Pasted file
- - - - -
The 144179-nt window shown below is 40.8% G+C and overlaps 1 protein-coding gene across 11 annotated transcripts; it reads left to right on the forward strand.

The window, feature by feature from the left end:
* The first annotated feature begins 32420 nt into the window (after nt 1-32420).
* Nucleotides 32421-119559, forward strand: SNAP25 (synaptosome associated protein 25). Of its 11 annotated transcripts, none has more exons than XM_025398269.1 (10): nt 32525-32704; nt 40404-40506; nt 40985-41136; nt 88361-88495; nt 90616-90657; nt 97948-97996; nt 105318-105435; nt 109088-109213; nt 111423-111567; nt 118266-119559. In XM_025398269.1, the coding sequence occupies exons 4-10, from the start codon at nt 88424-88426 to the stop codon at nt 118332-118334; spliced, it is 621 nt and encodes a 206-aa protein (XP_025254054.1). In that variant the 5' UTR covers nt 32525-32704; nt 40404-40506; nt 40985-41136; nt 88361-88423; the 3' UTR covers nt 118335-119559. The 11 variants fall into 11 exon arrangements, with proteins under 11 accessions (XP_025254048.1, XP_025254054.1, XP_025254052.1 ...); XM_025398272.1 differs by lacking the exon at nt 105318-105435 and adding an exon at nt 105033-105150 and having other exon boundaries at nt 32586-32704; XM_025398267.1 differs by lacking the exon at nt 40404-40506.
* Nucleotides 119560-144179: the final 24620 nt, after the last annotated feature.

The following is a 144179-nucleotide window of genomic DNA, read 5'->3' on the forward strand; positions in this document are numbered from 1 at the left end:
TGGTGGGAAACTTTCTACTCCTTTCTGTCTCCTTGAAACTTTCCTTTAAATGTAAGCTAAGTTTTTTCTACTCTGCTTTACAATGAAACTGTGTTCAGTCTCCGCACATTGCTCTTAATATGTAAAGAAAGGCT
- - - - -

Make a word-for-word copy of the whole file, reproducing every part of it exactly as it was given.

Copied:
The 144179-nt window shown below is 40.8% G+C and overlaps 1 protein-coding gene across 11 annotated transcripts; it reads left to right on the forward strand.

The window, feature by feature from the left end:
* The first annotated feature begins 32420 nt into the window (after nt 1-32420).
* Nucleotides 32421-119559, forward strand: SNAP25 (synaptosome associated protein 25). Of its 11 annotated transcripts, none has more exons than XM_025398269.1 (10): nt 32525-32704; nt 40404-40506; nt 40985-41136; nt 88361-88495; nt 90616-90657; nt 97948-97996; nt 105318-105435; nt 109088-109213; nt 111423-111567; nt 118266-119559. In XM_025398269.1, the coding sequence occupies exons 4-10, from the start codon at nt 88424-88426 to the stop codon at nt 118332-118334; spliced, it is 621 nt and encodes a 206-aa protein (XP_025254054.1). In that variant the 5' UTR covers nt 32525-32704; nt 40404-40506; nt 40985-41136; nt 88361-88423; the 3' UTR covers nt 118335-119559. The 11 variants fall into 11 exon arrangements, with proteins under 11 accessions (XP_025254048.1, XP_025254054.1, XP_025254052.1 ...); XM_025398272.1 differs by lacking the exon at nt 105318-105435 and adding an exon at nt 105033-105150 and having other exon boundaries at nt 32586-32704; XM_025398267.1 differs by lacking the exon at nt 40404-40506.
* Nucleotides 119560-144179: the final 24620 nt, after the last annotated feature.

The following is a 144179-nucleotide window of genomic DNA, read 5'->3' on the forward strand; positions in this document are numbered from 1 at the left end:
TGGTGGGAAACTTTCTACTCCTTTCTGTCTCCTTGAAACTTTCCTTTAAATGTAAGCTAAGTTTTTTCTACTCTGCTTTACAATGAAACTGTGTTCAGTCTCCGCACATTGCTCTTAATATGTAAAGAAAGGCT